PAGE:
Also known as rapeseed oil, it’s extracted from the canola plant. In general, canola oil is almost transparent, with a light yellow tinge. It is high in monounsaturated fat, is low in saturated fat, and has plenty of omega-3s. Because of the type of fat, it has a high smoke point and is a good choice for deep frying. Canola oil is processed, so a lot of the health benefits are stripped during this process so it is not the healthiest option on the list. Canola oil is already widely used in many prepared products like oven-baked chips as well as frozen fish fillets so it is easy to find canola oil in bulk quantities. If you do chose to fry with canola oil, keep in mind that it does become unstable after heating, so you should not reuse canola oil (there are several ways to dispose of used cooking oil, read our article Ways to Dispose of Grease for Restaurants and Residents to find out what to do with that leftover grease)
|Comes from the seeds of a rapeseed plant||Smokepoint is between 350-400 F||Neutral flavor, can get fishy if burned at too high a temperature||Color is light yellow||$|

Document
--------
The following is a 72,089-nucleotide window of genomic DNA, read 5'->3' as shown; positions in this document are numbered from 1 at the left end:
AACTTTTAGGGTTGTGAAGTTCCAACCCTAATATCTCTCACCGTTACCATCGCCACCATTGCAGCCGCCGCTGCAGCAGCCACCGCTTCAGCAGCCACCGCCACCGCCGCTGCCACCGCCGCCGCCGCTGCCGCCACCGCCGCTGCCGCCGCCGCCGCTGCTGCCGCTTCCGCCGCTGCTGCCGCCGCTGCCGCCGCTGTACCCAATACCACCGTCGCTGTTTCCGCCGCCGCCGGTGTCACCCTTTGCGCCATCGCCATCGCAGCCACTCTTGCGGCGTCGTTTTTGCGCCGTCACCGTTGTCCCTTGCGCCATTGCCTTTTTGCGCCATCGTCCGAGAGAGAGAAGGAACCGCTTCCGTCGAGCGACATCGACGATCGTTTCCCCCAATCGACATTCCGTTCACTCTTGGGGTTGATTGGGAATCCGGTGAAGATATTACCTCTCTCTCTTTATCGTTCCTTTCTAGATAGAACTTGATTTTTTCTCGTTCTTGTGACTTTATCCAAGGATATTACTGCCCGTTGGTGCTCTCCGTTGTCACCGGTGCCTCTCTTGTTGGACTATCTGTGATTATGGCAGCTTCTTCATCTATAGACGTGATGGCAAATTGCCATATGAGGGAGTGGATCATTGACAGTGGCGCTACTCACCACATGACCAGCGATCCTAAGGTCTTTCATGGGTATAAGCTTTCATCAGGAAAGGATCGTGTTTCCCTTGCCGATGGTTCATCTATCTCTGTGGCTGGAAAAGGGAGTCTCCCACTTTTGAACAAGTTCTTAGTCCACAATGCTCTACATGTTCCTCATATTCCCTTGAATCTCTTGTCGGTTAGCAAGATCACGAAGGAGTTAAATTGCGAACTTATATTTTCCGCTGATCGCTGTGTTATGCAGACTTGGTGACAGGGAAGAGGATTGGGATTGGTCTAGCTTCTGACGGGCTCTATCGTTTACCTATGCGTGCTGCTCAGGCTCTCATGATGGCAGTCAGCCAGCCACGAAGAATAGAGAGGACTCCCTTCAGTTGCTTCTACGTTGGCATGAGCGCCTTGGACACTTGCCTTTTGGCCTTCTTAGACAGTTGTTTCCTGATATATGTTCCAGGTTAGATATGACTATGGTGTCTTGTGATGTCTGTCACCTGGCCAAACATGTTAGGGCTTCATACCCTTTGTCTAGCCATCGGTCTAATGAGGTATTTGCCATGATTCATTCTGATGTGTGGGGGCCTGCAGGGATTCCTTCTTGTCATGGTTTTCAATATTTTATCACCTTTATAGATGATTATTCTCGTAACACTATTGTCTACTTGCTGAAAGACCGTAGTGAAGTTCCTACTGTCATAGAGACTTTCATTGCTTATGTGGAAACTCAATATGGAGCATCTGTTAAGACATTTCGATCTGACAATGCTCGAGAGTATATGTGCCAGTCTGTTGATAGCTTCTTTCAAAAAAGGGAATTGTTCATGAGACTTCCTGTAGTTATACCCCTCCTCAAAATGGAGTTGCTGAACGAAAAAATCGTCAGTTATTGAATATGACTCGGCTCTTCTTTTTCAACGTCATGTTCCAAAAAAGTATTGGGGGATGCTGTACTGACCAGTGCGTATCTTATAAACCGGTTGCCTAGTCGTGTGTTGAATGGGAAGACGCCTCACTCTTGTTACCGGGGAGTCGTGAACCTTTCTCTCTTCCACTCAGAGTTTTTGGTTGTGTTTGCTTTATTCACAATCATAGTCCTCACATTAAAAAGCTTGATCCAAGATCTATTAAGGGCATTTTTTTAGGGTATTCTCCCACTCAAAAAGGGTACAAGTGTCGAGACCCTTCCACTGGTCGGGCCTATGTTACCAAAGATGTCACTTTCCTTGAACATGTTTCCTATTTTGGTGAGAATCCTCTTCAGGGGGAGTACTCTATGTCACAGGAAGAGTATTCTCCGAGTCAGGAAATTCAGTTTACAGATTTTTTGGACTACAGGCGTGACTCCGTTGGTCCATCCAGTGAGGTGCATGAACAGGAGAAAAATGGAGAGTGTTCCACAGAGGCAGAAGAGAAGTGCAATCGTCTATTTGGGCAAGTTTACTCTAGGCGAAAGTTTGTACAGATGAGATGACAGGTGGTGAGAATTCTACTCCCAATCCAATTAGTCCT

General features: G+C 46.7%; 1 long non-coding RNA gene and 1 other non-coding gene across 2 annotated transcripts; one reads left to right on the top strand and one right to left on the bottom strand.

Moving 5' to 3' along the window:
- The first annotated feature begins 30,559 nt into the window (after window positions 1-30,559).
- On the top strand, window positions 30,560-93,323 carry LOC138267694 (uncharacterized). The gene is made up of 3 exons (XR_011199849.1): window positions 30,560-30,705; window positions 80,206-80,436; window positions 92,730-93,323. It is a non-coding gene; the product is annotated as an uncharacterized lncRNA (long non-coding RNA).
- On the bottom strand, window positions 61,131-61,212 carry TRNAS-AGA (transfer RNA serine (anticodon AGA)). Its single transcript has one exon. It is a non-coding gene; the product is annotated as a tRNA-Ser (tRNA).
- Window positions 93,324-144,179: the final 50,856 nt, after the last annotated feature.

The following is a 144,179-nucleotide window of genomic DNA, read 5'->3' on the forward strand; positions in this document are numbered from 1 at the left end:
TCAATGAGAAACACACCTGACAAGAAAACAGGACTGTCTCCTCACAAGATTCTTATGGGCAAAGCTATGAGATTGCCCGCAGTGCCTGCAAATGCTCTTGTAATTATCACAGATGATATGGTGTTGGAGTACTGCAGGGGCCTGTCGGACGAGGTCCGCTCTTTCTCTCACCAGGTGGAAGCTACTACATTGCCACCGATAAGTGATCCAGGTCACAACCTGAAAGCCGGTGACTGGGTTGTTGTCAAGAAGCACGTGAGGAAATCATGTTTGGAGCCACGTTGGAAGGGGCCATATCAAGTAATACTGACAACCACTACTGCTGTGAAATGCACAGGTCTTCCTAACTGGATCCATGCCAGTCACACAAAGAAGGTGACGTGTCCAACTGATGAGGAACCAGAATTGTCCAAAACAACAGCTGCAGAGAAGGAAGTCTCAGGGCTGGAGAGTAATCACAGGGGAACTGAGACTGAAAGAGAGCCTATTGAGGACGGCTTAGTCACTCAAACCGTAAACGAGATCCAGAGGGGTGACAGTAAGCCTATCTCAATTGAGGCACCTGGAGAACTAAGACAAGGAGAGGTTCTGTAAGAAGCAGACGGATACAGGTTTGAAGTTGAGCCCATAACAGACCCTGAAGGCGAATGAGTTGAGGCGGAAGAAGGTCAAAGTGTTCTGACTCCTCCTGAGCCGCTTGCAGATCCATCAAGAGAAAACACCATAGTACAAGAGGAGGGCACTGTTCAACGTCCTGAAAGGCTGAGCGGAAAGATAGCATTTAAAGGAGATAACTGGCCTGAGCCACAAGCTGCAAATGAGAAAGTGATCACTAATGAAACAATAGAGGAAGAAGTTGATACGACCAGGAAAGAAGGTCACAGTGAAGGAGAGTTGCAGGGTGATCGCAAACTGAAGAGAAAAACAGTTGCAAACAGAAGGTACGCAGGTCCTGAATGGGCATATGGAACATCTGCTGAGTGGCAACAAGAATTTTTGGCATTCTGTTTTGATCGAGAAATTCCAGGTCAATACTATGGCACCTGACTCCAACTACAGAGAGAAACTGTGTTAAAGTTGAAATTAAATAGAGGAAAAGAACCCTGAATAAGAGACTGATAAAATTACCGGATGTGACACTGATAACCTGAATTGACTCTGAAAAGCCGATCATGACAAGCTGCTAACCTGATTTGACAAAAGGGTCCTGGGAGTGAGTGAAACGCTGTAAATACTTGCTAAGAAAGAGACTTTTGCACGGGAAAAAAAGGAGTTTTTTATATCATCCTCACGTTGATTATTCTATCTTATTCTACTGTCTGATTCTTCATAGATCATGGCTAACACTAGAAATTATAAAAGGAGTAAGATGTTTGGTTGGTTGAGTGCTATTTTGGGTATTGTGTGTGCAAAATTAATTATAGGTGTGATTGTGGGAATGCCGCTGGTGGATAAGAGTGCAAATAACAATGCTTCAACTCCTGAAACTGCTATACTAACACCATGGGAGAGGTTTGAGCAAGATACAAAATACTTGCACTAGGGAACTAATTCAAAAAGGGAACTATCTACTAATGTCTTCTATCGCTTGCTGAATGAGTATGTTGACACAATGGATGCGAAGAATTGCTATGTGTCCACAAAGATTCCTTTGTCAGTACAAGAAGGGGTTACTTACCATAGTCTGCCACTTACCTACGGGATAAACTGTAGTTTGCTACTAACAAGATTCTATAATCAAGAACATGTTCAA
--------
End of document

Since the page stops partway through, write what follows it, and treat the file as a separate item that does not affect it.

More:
This is a cooking oil that is extracted from the meat of matured coconuts and there has been some debate about the health benefits of coconut oil. Coconut oil is a known good source of lauric acid, which helps increase HDL or our “good” cholesterol levels. People have said it can help to kill harmful bacteria as well as slim belly fat, but the results are still out about that.Either way, it is very high in saturated fats (over 90%) so it is incredibly stable and therefore can fry continuously for hours. It does have a lower smoke point, which means it can only fry at lower temperatures. It also has a slightly sweet flavor, which lends itself great in fried desserts like doughnuts and funnel cakes. Regular coconut oil, virgin, and extra virgin olive oils are all healthier options and can be used as dressings or to fry in. Hydrogenated Coconut oil, on the other hand, undergoes a process where is it heated and pressed to extreme levels as it is being introduced to hydrogen and a metal catalyst which makes the cooking oil more stable and last longer. This process strips any benefits to the cooking oil that the original refinement had.